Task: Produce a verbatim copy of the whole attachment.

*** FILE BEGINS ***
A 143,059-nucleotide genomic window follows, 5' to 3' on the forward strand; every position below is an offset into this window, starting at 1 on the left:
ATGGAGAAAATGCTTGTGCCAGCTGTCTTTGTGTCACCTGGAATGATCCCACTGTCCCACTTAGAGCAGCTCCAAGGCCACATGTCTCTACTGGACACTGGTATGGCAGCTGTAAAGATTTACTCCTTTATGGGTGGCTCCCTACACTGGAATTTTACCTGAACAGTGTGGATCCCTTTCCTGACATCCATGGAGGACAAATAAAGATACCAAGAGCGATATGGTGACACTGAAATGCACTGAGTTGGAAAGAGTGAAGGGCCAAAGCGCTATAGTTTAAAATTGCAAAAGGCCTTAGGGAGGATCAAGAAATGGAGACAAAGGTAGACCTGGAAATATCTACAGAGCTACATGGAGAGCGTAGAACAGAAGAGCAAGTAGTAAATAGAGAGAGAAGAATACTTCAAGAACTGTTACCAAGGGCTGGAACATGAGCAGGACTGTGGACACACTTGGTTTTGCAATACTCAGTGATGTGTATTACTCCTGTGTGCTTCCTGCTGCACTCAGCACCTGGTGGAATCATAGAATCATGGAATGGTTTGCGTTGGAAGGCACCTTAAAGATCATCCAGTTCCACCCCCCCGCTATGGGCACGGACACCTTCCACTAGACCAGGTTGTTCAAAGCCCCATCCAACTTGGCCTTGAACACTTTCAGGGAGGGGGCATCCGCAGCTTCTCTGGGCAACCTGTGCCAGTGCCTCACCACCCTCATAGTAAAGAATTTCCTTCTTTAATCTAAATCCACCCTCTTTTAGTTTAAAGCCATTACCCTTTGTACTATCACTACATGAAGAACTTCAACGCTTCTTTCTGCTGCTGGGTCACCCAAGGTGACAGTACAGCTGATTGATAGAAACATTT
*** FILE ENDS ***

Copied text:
A 143,059-nucleotide genomic window follows, 5' to 3' on the forward strand; every position below is an offset into this window, starting at 1 on the left:
ATGGAGAAAATGCTTGTGCCAGCTGTCTTTGTGTCACCTGGAATGATCCCACTGTCCCACTTAGAGCAGCTCCAAGGCCACATGTCTCTACTGGACACTGGTATGGCAGCTGTAAAGATTTACTCCTTTATGGGTGGCTCCCTACACTGGAATTTTACCTGAACAGTGTGGATCCCTTTCCTGACATCCATGGAGGACAAATAAAGATACCAAGAGCGATATGGTGACACTGAAATGCACTGAGTTGGAAAGAGTGAAGGGCCAAAGCGCTATAGTTTAAAATTGCAAAAGGCCTTAGGGAGGATCAAGAAATGGAGACAAAGGTAGACCTGGAAATATCTACAGAGCTACATGGAGAGCGTAGAACAGAAGAGCAAGTAGTAAATAGAGAGAGAAGAATACTTCAAGAACTGTTACCAAGGGCTGGAACATGAGCAGGACTGTGGACACACTTGGTTTTGCAATACTCAGTGATGTGTATTACTCCTGTGTGCTTCCTGCTGCACTCAGCACCTGGTGGAATCATAGAATCATGGAATGGTTTGCGTTGGAAGGCACCTTAAAGATCATCCAGTTCCACCCCCCCGCTATGGGCACGGACACCTTCCACTAGACCAGGTTGTTCAAAGCCCCATCCAACTTGGCCTTGAACACTTTCAGGGAGGGGGCATCCGCAGCTTCTCTGGGCAACCTGTGCCAGTGCCTCACCACCCTCATAGTAAAGAATTTCCTTCTTTAATCTAAATCCACCCTCTTTTAGTTTAAAGCCATTACCCTTTGTACTATCACTACATGAAGAACTTCAACGCTTCTTTCTGCTGCTGGGTCACCCAAGGTGACAGTACAGCTGATTGATAGAAACATTT